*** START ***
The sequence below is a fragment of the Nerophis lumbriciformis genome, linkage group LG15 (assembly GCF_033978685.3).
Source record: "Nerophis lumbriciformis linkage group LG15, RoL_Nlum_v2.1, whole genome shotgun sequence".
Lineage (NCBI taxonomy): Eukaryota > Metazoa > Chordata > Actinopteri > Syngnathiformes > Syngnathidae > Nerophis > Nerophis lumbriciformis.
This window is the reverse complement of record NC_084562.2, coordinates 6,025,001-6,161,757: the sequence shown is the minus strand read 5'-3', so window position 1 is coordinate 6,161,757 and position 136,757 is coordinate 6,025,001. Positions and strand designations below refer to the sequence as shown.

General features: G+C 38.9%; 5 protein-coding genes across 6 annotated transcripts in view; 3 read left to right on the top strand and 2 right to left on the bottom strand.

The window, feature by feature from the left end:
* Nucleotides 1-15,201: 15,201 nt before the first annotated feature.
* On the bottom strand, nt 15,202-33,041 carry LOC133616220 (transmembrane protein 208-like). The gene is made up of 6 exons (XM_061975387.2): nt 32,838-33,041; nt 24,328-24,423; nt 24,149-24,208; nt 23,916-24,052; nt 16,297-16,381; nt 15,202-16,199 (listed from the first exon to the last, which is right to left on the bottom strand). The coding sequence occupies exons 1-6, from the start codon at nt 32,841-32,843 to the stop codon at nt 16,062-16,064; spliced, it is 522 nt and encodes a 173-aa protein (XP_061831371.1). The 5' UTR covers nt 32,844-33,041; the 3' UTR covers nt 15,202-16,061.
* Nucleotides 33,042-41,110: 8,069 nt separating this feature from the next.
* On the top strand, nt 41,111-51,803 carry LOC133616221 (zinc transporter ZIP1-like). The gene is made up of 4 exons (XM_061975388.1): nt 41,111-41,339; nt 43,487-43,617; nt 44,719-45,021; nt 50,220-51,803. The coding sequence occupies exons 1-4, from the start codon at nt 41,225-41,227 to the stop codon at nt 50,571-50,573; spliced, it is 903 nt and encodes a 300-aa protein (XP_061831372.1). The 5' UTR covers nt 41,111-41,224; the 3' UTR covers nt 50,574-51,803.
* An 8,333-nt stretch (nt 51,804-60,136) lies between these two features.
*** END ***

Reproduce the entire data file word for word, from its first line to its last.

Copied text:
The sequence below is a fragment of the Nerophis lumbriciformis genome, linkage group LG15 (assembly GCF_033978685.3).
Source record: "Nerophis lumbriciformis linkage group LG15, RoL_Nlum_v2.1, whole genome shotgun sequence".
Lineage (NCBI taxonomy): Eukaryota > Metazoa > Chordata > Actinopteri > Syngnathiformes > Syngnathidae > Nerophis > Nerophis lumbriciformis.
This window is the reverse complement of record NC_084562.2, coordinates 6,025,001-6,161,757: the sequence shown is the minus strand read 5'-3', so window position 1 is coordinate 6,161,757 and position 136,757 is coordinate 6,025,001. Positions and strand designations below refer to the sequence as shown.

General features: G+C 38.9%; 5 protein-coding genes across 6 annotated transcripts in view; 3 read left to right on the top strand and 2 right to left on the bottom strand.

The window, feature by feature from the left end:
* Nucleotides 1-15,201: 15,201 nt before the first annotated feature.
* On the bottom strand, nt 15,202-33,041 carry LOC133616220 (transmembrane protein 208-like). The gene is made up of 6 exons (XM_061975387.2): nt 32,838-33,041; nt 24,328-24,423; nt 24,149-24,208; nt 23,916-24,052; nt 16,297-16,381; nt 15,202-16,199 (listed from the first exon to the last, which is right to left on the bottom strand). The coding sequence occupies exons 1-6, from the start codon at nt 32,841-32,843 to the stop codon at nt 16,062-16,064; spliced, it is 522 nt and encodes a 173-aa protein (XP_061831371.1). The 5' UTR covers nt 32,844-33,041; the 3' UTR covers nt 15,202-16,061.
* Nucleotides 33,042-41,110: 8,069 nt separating this feature from the next.
* On the top strand, nt 41,111-51,803 carry LOC133616221 (zinc transporter ZIP1-like). The gene is made up of 4 exons (XM_061975388.1): nt 41,111-41,339; nt 43,487-43,617; nt 44,719-45,021; nt 50,220-51,803. The coding sequence occupies exons 1-4, from the start codon at nt 41,225-41,227 to the stop codon at nt 50,571-50,573; spliced, it is 903 nt and encodes a 300-aa protein (XP_061831372.1). The 5' UTR covers nt 41,111-41,224; the 3' UTR covers nt 50,574-51,803.
* An 8,333-nt stretch (nt 51,804-60,136) lies between these two features.